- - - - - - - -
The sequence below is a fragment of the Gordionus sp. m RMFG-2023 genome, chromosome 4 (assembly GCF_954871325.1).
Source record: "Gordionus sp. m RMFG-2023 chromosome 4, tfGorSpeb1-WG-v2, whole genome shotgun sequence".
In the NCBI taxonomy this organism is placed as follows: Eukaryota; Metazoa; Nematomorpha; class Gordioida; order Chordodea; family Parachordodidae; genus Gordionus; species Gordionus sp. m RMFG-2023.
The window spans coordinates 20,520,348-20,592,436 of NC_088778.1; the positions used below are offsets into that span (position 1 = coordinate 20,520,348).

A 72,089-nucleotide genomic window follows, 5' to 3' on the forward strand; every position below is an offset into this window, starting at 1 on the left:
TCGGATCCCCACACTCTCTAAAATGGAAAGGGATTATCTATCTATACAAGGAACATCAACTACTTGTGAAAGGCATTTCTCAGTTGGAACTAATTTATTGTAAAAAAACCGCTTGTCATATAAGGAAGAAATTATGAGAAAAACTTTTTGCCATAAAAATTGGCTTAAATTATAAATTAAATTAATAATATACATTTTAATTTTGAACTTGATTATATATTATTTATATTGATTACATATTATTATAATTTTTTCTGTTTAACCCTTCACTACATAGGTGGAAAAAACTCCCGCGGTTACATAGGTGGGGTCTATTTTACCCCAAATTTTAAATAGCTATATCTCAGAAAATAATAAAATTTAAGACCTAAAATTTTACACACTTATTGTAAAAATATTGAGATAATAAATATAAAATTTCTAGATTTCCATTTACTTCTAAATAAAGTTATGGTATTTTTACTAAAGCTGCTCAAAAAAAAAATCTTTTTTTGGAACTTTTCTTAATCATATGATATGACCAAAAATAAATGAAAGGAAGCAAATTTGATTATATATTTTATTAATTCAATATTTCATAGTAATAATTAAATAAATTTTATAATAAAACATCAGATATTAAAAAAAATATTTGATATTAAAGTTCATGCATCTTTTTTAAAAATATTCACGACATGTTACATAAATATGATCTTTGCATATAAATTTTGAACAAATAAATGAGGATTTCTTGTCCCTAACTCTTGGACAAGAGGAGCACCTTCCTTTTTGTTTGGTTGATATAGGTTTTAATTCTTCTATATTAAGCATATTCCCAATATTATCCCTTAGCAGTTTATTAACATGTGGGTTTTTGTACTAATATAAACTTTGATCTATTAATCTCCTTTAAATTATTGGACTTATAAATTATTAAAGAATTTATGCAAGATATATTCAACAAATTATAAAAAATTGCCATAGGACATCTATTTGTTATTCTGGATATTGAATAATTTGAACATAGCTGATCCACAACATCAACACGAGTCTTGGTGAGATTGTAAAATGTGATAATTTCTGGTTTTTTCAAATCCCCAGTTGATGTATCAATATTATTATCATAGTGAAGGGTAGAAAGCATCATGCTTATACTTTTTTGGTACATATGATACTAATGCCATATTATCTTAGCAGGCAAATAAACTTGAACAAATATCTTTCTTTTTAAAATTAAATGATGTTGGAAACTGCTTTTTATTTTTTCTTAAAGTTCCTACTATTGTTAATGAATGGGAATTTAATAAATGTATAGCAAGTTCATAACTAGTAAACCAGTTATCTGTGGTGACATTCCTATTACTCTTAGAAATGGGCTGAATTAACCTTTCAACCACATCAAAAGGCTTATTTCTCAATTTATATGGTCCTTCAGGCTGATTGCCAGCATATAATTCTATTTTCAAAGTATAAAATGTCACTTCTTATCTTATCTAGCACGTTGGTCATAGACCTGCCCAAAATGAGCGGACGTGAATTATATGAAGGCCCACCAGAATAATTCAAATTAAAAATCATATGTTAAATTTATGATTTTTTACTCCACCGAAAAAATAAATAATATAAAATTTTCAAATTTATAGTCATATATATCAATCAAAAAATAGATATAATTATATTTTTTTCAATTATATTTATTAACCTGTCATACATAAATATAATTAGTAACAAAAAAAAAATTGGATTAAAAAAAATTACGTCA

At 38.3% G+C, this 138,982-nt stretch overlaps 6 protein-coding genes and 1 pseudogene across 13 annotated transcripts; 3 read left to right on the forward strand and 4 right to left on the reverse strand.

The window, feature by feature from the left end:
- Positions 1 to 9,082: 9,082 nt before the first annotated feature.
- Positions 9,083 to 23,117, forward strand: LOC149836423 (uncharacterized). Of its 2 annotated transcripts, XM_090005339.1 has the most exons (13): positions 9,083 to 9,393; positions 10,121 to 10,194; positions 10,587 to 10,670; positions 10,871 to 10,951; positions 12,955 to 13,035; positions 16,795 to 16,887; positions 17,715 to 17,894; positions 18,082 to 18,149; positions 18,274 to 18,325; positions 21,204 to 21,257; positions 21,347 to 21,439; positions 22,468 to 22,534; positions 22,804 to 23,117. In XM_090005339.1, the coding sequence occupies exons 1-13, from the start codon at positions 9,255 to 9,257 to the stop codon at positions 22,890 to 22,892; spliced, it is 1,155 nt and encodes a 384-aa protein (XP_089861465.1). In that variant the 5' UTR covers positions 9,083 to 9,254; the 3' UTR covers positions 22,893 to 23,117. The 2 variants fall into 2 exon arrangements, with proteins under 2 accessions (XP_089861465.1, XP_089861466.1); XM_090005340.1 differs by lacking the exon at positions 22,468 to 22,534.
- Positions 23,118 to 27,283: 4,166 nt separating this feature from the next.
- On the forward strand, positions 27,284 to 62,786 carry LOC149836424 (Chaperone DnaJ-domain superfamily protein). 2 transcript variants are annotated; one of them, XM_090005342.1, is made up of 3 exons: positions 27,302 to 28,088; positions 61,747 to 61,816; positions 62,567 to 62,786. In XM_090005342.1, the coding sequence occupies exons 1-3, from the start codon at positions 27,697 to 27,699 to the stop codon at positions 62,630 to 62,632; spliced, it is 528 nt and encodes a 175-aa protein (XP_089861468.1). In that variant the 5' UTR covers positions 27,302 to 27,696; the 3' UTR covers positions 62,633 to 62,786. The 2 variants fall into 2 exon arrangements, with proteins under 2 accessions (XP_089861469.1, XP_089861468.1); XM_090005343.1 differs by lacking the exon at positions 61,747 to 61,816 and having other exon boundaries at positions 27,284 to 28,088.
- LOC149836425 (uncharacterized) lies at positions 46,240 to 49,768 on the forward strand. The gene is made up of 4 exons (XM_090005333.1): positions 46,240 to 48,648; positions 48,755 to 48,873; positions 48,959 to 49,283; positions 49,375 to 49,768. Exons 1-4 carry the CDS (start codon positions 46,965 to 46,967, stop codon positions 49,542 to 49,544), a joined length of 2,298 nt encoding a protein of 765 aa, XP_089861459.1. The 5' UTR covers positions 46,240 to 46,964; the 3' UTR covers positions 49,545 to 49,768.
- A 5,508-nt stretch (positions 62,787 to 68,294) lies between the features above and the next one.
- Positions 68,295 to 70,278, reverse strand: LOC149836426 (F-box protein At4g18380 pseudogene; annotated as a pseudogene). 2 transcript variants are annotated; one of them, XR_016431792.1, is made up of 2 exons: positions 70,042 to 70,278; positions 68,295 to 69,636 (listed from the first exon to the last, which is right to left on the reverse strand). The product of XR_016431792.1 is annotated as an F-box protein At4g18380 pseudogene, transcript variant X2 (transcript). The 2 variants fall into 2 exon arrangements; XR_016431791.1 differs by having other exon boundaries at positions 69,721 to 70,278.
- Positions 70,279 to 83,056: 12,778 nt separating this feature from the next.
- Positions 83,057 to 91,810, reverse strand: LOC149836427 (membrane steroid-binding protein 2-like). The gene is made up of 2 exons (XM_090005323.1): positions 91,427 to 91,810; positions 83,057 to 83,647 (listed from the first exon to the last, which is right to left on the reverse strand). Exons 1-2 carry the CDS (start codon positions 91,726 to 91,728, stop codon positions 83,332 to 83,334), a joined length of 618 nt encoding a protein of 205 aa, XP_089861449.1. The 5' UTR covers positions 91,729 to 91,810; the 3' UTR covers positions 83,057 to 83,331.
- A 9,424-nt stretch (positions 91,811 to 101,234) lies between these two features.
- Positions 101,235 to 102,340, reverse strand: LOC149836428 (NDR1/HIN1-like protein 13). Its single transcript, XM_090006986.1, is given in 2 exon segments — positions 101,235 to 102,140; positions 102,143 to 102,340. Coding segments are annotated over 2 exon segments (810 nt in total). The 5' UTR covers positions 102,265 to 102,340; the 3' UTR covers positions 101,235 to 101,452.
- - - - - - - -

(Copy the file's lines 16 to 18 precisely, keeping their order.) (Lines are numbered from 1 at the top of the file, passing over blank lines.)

- Positions 70,279 to 83,056: 12,778 nt separating this feature from the next.
- Positions 83,057 to 91,810, reverse strand: LOC149836427 (membrane steroid-binding protein 2-like). The gene is made up of 2 exons (XM_090005323.1): positions 91,427 to 91,810; positions 83,057 to 83,647 (listed from the first exon to the last, which is right to left on the reverse strand). Exons 1-2 carry the CDS (start codon positions 91,726 to 91,728, stop codon positions 83,332 to 83,334), a joined length of 618 nt encoding a protein of 205 aa, XP_089861449.1. The 5' UTR covers positions 91,729 to 91,810; the 3' UTR covers positions 83,057 to 83,331.
- A 9,424-nt stretch (positions 91,811 to 101,234) lies between these two features.